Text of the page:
Metro Detroit's best public courses

A 1990s building boom created a mecca of public golf surrounding the Motor City.

I witnessed the heyday of metro Detroit golf in the 1990s and the subsequent downturn of the game in southeast Michigan during the economic recession a decade later.

Although I'm not a Michigander anymore, I'm glad golf in the 'D' is experiencing a rebirth with the return of the PGA Tour - the Rocket Mortgage Classic June 27-30 at the private Detroit Golf Club.

The glory days were a fun ride. They kickstarted my golf writing career. Really good golf courses sprouted out of the ground like a spring bloom. From 1995 to 2000, Michigan led the country in new course openings, according to the National Golf Foundation.

Detroit went from a country club town with a solid core of munis to a daily-fee paradise. The opening of The Orchards by Robert Trent Jones Jr. in 1993 and The Majestic at Lake Walden by Jerry Matthews/Ray Hearn in 1994 fueled the building boom. Covering Livingston County at the time for a local paper, I was first on the scene for grand openings of the Golf Club of Michigan, now Huntmore Golf Club, in 1999; Hearn's Moose Ridge in 2000 and the Coyote Preserve by Arnold Palmer in 2001. Shepherd's Hollow (2000) by Arthur Hills and real-estate communities like Twin Lakes (1998), Blackheath (1998) and WestWynd (2002) blossomed in neighboring Oakland County.

The downward spiral starting about 2003-04 was tumultuous while the auto industry buckled, leaving Michigan essentially sponsorless for professional golf. Michigan lost two PGA Tour Champions events, including the Ford Senior Players Championship in 2006. The PGA Tour's Buick Open, two hours from Detroit in Grand Blanc near Flint, died in 2009 after a 50-year run. The 2004 Ryder Cup and 2008 PGA Championship at Oakland Hills Country Club were blips of light on an otherwise dark era.

The cycle has come full circle, however. Warwick Hills Golf & Country Club, the old Buick Open venue, hosts a new PGA Tour Champions event, the Ally Challenge, in September. There are even two Symetra Tour and two LPGA Tour events in the state now. If only the Lions, Tigers, Pistons and Red Wings could rise from the dead.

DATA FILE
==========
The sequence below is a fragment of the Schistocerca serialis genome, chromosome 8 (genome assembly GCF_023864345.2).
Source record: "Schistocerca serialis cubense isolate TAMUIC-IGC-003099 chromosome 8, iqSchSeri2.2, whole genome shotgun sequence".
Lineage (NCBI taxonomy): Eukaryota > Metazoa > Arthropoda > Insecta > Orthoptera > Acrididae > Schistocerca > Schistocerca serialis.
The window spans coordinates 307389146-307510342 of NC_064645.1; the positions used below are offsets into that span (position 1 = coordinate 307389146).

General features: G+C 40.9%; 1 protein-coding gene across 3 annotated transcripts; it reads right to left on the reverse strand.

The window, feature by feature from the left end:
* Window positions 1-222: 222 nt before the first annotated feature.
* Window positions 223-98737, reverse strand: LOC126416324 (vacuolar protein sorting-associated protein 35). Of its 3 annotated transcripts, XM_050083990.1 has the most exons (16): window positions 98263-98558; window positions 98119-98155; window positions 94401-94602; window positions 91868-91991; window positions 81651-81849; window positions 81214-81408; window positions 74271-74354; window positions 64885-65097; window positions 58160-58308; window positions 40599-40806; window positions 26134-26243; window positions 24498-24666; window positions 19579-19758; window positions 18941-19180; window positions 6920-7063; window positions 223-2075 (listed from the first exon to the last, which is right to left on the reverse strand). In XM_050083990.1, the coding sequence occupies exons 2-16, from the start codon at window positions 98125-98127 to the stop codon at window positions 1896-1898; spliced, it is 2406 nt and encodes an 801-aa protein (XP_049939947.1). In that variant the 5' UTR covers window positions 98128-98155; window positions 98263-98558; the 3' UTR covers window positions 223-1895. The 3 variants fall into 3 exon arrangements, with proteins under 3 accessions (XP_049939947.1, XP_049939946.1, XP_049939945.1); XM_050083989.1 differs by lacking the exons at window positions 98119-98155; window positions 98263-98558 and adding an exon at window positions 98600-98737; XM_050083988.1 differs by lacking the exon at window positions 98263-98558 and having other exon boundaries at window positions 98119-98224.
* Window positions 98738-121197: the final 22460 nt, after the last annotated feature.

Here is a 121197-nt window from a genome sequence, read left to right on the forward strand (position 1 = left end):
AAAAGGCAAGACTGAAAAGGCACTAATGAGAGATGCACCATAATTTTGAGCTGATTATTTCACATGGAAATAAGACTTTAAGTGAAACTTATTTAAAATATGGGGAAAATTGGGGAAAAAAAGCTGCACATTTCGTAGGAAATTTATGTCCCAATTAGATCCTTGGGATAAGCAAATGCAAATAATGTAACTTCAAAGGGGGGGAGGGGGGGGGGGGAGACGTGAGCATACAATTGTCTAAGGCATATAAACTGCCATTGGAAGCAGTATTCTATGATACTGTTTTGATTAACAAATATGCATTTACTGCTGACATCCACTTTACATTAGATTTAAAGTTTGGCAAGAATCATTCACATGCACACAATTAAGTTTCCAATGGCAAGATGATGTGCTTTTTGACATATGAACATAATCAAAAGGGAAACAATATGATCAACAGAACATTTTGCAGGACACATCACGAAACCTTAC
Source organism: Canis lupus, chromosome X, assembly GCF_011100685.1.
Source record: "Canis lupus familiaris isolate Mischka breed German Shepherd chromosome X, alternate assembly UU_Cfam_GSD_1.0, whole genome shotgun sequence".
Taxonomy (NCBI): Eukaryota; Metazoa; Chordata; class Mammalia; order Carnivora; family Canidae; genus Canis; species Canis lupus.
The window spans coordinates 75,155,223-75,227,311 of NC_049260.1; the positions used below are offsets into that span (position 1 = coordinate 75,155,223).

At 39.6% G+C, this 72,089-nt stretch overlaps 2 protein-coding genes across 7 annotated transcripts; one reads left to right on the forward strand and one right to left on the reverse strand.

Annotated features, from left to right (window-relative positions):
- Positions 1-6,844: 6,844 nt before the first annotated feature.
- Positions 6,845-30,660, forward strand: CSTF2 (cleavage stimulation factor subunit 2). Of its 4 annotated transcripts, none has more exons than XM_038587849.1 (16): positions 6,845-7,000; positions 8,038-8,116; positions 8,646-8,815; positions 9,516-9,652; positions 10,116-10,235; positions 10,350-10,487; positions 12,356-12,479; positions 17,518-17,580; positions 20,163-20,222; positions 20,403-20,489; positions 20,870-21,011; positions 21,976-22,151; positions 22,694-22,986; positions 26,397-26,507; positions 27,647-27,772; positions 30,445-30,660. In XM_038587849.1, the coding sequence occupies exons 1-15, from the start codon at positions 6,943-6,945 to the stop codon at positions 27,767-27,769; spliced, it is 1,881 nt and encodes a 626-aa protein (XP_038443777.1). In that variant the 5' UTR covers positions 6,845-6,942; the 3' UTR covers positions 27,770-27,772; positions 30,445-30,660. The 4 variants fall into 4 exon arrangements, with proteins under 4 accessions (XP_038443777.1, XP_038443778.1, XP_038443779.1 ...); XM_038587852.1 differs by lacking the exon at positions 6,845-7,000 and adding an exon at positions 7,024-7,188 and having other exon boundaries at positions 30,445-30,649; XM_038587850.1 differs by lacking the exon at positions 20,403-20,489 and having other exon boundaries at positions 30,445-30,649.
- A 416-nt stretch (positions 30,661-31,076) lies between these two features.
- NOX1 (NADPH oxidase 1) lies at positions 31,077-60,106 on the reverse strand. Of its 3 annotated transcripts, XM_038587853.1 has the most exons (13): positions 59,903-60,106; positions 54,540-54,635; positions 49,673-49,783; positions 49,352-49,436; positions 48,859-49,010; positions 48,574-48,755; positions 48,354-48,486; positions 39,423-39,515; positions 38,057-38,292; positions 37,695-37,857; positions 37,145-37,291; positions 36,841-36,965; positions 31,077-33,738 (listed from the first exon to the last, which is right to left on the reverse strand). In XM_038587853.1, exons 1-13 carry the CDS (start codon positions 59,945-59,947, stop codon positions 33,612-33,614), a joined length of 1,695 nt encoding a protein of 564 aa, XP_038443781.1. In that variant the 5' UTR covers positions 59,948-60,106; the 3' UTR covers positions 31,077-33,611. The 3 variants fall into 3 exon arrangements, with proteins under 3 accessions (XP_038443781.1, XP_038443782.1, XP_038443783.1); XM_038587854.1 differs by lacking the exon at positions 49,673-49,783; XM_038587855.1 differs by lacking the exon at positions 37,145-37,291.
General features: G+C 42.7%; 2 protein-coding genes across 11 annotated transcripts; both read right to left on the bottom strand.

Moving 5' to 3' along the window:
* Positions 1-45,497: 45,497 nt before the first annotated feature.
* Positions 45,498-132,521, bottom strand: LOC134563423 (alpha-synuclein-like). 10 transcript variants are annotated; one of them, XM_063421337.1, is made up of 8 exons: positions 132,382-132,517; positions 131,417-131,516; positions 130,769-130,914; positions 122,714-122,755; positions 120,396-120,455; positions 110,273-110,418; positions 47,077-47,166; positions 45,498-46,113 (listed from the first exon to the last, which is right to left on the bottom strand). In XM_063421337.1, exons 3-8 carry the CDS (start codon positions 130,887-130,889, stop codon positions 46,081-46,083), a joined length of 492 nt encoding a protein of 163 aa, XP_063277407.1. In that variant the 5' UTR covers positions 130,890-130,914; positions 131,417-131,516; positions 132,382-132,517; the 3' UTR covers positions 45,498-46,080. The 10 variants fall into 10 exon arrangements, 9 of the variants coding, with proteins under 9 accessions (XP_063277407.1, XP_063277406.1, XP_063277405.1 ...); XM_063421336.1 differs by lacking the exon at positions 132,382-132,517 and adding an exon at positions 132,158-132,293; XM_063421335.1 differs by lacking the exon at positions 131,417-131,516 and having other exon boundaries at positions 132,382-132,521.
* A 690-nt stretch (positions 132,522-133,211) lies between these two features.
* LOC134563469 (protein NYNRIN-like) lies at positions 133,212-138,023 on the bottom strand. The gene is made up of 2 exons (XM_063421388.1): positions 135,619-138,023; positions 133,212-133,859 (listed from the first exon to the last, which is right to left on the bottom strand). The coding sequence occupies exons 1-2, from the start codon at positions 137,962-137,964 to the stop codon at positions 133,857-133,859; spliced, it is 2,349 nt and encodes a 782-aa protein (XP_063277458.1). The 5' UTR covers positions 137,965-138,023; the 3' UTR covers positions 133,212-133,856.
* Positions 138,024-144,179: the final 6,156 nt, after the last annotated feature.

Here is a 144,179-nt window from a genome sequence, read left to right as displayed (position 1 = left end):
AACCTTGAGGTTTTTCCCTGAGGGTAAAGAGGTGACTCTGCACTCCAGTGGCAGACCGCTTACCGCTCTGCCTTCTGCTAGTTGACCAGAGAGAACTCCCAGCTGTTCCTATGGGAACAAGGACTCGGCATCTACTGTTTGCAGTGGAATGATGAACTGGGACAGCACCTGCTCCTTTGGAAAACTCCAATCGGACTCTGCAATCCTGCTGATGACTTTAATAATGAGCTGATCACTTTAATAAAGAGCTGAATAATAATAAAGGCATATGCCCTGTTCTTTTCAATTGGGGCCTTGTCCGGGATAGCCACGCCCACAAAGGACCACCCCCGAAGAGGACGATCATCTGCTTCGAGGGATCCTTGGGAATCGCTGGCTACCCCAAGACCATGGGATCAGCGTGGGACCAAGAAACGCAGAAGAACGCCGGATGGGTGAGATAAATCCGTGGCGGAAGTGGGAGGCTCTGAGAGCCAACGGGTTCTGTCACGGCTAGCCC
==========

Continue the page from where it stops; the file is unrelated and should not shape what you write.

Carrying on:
Should business or pleasure bring you to metro Detroit, take advantage of all the great public golf by packing the sticks. I've chosen a personal top 10 list, one that doesn't include the University of Michigan Golf Course, the Dr. Alister MacKenzie gem exclusive to alumni, students and faculty but recently started offering single-round packages to the public for $125-$150. I challenge another city in America to match its depth of quality, course for course, shot for shot.

How would you rank metro Detroit's best public courses? Let us know in the comments below.

  1. Shepherd's Hollow, Clarkston
    Just north of Detroit, Shepherd's Hollow Golf Club resembles a northern Michigan course with its hills and valleys.

    The natural, up-north setting; 27 holes and a fine clubhouse/restaurant operation set Shepherd's Hollow apart from the competition, even from its sister courses, Cherry Creek and Pine Trace. Calling the land leased from Jesuit priests "heavenly" wouldn't be a stretch.

  2. The Orchards, Washington
    The Orchards Golf Club is a popular tournament venue in southeast Michigan you can actually play.

    The Orchards bills itself as "Your Club for the day", meaning you'll get the service and conditions of a private club. The Orchards has the best tournament pedigree of any local public venue. It hosted the Michigan Open three times (2011-13) and even a USGA event in 2002, the now defunct U.S. National Amateur Publinx Championship.

  3. The Majestic at Lake Walden, Hartland
    A fall day view of a green from The Majestic At Lake Walden.

    The Majestic at Lake Walden by Jerry Mathews marches gracefully around Lake Walden. All three of the loops are equally good. Golfers who start on the back nine are escorted by pontoon boat to the 10th tee, a neat experience.

  4. Coyote Preserve, Fenton
    A view of the clubhouse at Coyote Preserve Golf Club

    With five par 3s, Coyote Preserve is as fun and it is beautiful. It might feature the best closing stretch in the state. Nicknamed the "Coyote Trap", the par 5-3-5 finish is epic. The 16th can feel a bit goofy until you play it a few times. I'm not shy to admit I never aim for the green on the 196-yard (white tees) at 17. The water is all carry, so you better hit it pure. The 18th, a nice risk-reward, will likely decide your match if a few lost balls on the previous holes haven't already done so.

  5. Eagle Crest, Ypsilanti
    Eagle Crest Golf Club

    Eagle Crest, where I learned the game in college, is my sentimental pick. Its scenery alone merits inclusion. The driving range and clubhouse atop a hill overlook Ford Lake. The 16th, a dramatic par 5, runs along the shoreline as one the most intimidating par 5s I've ever played. Ponds lurk throughout the round. The 10th is almost like a "road hole" copycat. Bash one around/over a tree and the hotel parking lot at the corner of the dogleg for a chance to reach the par 5 in two.